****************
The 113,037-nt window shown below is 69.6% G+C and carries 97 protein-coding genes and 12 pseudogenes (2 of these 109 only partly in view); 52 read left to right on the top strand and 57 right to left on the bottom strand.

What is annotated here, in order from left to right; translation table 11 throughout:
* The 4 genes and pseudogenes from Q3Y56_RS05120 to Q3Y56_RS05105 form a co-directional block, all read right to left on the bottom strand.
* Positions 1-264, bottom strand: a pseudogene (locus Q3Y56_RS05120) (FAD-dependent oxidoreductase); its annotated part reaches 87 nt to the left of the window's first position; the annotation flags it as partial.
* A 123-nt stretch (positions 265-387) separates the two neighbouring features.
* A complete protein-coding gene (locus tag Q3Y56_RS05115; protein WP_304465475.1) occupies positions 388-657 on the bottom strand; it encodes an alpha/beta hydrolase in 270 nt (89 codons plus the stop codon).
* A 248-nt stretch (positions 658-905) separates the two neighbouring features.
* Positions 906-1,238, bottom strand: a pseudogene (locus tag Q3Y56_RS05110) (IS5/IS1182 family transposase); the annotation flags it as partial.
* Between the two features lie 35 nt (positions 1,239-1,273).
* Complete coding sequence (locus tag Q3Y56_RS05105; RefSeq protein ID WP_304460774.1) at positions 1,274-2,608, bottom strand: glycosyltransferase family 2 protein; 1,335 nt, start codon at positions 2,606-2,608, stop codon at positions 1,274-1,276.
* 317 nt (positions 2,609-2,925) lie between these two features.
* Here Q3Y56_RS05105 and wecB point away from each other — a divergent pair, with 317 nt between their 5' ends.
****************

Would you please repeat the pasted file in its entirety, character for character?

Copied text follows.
The 113,037-nt window shown below is 69.6% G+C and carries 97 protein-coding genes and 12 pseudogenes (2 of these 109 only partly in view); 52 read left to right on the top strand and 57 right to left on the bottom strand.

What is annotated here, in order from left to right; translation table 11 throughout:
* The 4 genes and pseudogenes from Q3Y56_RS05120 to Q3Y56_RS05105 form a co-directional block, all read right to left on the bottom strand.
* Positions 1-264, bottom strand: a pseudogene (locus Q3Y56_RS05120) (FAD-dependent oxidoreductase); its annotated part reaches 87 nt to the left of the window's first position; the annotation flags it as partial.
* A 123-nt stretch (positions 265-387) separates the two neighbouring features.
* A complete protein-coding gene (locus tag Q3Y56_RS05115; protein WP_304465475.1) occupies positions 388-657 on the bottom strand; it encodes an alpha/beta hydrolase in 270 nt (89 codons plus the stop codon).
* A 248-nt stretch (positions 658-905) separates the two neighbouring features.
* Positions 906-1,238, bottom strand: a pseudogene (locus tag Q3Y56_RS05110) (IS5/IS1182 family transposase); the annotation flags it as partial.
* Between the two features lie 35 nt (positions 1,239-1,273).
* Complete coding sequence (locus tag Q3Y56_RS05105; RefSeq protein ID WP_304460774.1) at positions 1,274-2,608, bottom strand: glycosyltransferase family 2 protein; 1,335 nt, start codon at positions 2,606-2,608, stop codon at positions 1,274-1,276.
* 317 nt (positions 2,609-2,925) lie between these two features.
* Here Q3Y56_RS05105 and wecB point away from each other — a divergent pair, with 317 nt between their 5' ends.